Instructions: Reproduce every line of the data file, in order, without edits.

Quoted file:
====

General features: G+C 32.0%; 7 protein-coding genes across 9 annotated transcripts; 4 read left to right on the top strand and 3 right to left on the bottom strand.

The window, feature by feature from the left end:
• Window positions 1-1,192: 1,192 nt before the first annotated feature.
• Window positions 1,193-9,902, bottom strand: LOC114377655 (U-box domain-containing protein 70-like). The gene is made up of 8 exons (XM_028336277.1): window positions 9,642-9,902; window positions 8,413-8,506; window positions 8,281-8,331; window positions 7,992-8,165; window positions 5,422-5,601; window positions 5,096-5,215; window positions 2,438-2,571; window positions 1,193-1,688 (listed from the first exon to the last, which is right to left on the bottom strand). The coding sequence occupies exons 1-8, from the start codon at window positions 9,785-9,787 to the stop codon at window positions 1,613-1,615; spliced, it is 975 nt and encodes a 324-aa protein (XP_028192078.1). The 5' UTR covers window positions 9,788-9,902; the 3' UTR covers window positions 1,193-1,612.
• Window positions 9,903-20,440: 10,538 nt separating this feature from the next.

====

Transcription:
General features: G+C 32.0%; 7 protein-coding genes across 9 annotated transcripts; 4 read left to right on the top strand and 3 right to left on the bottom strand.

The window, feature by feature from the left end:
• Window positions 1-1,192: 1,192 nt before the first annotated feature.
• Window positions 1,193-9,902, bottom strand: LOC114377655 (U-box domain-containing protein 70-like). The gene is made up of 8 exons (XM_028336277.1): window positions 9,642-9,902; window positions 8,413-8,506; window positions 8,281-8,331; window positions 7,992-8,165; window positions 5,422-5,601; window positions 5,096-5,215; window positions 2,438-2,571; window positions 1,193-1,688 (listed from the first exon to the last, which is right to left on the bottom strand). The coding sequence occupies exons 1-8, from the start codon at window positions 9,785-9,787 to the stop codon at window positions 1,613-1,615; spliced, it is 975 nt and encodes a 324-aa protein (XP_028192078.1). The 5' UTR covers window positions 9,788-9,902; the 3' UTR covers window positions 1,193-1,612.
• Window positions 9,903-20,440: 10,538 nt separating this feature from the next.